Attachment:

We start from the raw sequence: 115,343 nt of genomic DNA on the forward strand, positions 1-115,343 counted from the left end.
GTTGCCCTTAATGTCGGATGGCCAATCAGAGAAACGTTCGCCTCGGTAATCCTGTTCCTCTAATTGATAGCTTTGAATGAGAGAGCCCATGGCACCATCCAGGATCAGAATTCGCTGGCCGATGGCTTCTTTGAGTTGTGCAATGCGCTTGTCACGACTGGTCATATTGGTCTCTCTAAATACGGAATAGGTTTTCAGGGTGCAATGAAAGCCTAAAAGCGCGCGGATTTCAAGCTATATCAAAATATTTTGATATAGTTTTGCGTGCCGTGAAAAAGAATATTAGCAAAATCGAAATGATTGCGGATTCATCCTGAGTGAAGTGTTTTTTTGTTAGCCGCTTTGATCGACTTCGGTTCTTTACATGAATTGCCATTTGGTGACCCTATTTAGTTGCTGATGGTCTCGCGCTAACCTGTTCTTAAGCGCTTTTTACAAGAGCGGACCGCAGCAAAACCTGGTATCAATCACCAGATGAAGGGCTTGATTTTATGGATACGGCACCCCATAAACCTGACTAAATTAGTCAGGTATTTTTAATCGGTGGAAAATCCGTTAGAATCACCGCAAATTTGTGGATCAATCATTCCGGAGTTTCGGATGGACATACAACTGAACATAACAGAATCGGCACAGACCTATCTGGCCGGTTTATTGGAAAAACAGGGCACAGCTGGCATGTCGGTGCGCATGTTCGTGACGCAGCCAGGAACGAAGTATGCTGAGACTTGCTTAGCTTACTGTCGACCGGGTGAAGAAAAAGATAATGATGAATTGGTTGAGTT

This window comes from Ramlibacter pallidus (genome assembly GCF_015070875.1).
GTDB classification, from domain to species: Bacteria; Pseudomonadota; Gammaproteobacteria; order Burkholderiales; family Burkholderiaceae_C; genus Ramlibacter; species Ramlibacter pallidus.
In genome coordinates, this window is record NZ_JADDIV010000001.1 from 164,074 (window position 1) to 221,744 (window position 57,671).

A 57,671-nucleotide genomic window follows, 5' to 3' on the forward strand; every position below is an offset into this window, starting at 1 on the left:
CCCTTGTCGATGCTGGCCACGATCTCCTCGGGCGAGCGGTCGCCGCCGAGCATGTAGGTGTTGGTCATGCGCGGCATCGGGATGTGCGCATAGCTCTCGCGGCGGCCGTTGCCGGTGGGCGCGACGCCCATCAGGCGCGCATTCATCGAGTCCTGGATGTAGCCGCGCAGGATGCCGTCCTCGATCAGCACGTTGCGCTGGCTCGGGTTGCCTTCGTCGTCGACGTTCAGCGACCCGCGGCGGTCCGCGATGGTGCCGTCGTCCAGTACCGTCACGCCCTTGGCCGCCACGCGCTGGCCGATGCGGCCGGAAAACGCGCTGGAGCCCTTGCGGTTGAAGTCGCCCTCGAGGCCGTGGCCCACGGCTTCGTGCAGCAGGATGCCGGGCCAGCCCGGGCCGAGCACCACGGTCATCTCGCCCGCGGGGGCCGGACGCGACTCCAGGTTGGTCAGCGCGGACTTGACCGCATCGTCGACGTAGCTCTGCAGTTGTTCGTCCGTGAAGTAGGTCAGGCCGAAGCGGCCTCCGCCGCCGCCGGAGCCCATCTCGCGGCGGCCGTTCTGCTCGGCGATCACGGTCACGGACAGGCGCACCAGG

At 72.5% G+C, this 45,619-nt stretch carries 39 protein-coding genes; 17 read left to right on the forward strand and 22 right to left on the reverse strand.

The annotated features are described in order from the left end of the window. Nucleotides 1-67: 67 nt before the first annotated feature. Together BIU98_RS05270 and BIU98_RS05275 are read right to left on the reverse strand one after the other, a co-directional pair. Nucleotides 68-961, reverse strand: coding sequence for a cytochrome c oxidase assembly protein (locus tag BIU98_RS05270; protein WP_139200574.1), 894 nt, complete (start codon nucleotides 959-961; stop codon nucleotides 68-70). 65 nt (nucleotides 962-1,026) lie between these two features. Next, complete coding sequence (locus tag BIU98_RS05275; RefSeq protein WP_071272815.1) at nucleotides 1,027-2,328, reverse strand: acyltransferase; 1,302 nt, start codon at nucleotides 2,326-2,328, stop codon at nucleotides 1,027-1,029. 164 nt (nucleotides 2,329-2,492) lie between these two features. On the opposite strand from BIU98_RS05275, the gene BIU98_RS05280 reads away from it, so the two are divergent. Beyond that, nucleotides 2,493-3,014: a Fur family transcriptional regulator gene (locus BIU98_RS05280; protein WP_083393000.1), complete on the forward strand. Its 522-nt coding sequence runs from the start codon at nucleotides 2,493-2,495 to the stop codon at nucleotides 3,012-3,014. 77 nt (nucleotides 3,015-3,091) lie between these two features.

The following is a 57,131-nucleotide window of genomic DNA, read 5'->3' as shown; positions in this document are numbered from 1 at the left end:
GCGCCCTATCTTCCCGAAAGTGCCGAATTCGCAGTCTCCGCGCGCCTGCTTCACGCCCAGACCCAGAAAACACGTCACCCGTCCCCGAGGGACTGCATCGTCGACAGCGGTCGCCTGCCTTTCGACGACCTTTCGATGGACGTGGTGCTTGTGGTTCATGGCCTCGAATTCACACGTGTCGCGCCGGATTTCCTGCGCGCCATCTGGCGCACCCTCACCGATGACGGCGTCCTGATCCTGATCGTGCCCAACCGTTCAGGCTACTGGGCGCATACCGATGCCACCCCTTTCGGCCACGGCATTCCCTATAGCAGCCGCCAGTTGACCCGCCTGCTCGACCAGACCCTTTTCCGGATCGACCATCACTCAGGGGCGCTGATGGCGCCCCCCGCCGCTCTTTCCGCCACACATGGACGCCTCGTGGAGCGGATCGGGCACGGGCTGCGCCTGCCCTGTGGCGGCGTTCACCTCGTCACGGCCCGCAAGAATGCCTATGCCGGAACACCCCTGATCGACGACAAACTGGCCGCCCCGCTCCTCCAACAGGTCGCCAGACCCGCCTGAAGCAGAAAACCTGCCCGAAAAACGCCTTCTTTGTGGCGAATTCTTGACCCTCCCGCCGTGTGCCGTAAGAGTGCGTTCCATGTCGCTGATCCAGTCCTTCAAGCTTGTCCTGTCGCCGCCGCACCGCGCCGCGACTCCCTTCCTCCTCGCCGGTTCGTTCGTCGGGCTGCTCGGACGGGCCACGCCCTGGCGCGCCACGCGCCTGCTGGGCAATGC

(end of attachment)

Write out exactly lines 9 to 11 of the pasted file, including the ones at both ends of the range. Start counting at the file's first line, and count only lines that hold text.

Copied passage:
The annotated features are described in order from the left end of the window. Nucleotides 1-67: 67 nt before the first annotated feature. Together BIU98_RS05270 and BIU98_RS05275 are read right to left on the reverse strand one after the other, a co-directional pair. Nucleotides 68-961, reverse strand: coding sequence for a cytochrome c oxidase assembly protein (locus tag BIU98_RS05270; protein WP_139200574.1), 894 nt, complete (start codon nucleotides 959-961; stop codon nucleotides 68-70). 65 nt (nucleotides 962-1,026) lie between these two features. Next, complete coding sequence (locus tag BIU98_RS05275; RefSeq protein WP_071272815.1) at nucleotides 1,027-2,328, reverse strand: acyltransferase; 1,302 nt, start codon at nucleotides 2,326-2,328, stop codon at nucleotides 1,027-1,029. 164 nt (nucleotides 2,329-2,492) lie between these two features. On the opposite strand from BIU98_RS05275, the gene BIU98_RS05280 reads away from it, so the two are divergent. Beyond that, nucleotides 2,493-3,014: a Fur family transcriptional regulator gene (locus BIU98_RS05280; protein WP_083393000.1), complete on the forward strand. Its 522-nt coding sequence runs from the start codon at nucleotides 2,493-2,495 to the stop codon at nucleotides 3,012-3,014. 77 nt (nucleotides 3,015-3,091) lie between these two features.

The following is a 57,131-nucleotide window of genomic DNA, read 5'->3' as shown; positions in this document are numbered from 1 at the left end:
GCGCCCTATCTTCCCGAAAGTGCCGAATTCGCAGTCTCCGCGCGCCTGCTTCACGCCCAGACCCAGAAAACACGTCACCCGTCCCCGAGGGACTGCATCGTCGACAGCGGTCGCCTGCCTTTCGACGACCTTTCGATGGACGTGGTGCTTGTGGTTCATGGCCTCGAATTCACACGTGTCGCGCCGGATTTCCTGCGCGCCATCTGGCGCACCCTCACCGATGACGGCGTCCTGATCCTGATCGTGCCCAACCGTTCAGGCTACTGGGCGCATACCGATGCCACCCCTTTCGGCCACGGCATTCCCTATAGCAGCCGCCAGTTGACCCGCCTGCTCGACCAGACCCTTTTCCGGATCGACCATCACTCAGGGGCGCTGATGGCGCCCCCCGCCGCTCTTTCCGCCACACATGGACGCCTCGTGGAGCGGATCGGGCACGGGCTGCGCCTGCCCTGTGGCGGCGTTCACCTCGTCACGGCCCGCAAGAATGCCTATGCCGGAACACCCCTGATCGACGACAAACTGGCCGCCCCGCTCCTCCAACAGGTCGCCAGACCCGCCTGAAGCAGAAAACCTGCCCGAAAAACGCCTTCTTTGTGGCGAATTCTTGACCCTCCCGCCGTGTGCCGTAAGAGTGCGTTCCATGTCGCTGATCCAGTCCTTCAAGCTTGTCCTGTCGCCGCCGCACCGCGCCGCGACTCCCTTCCTCCTCGCCGGTTCGTTCGTCGGGCTGCTCGGACGGGCCACGCCCTGGCGCGCCACGCGCCTGCTGGGCAATGC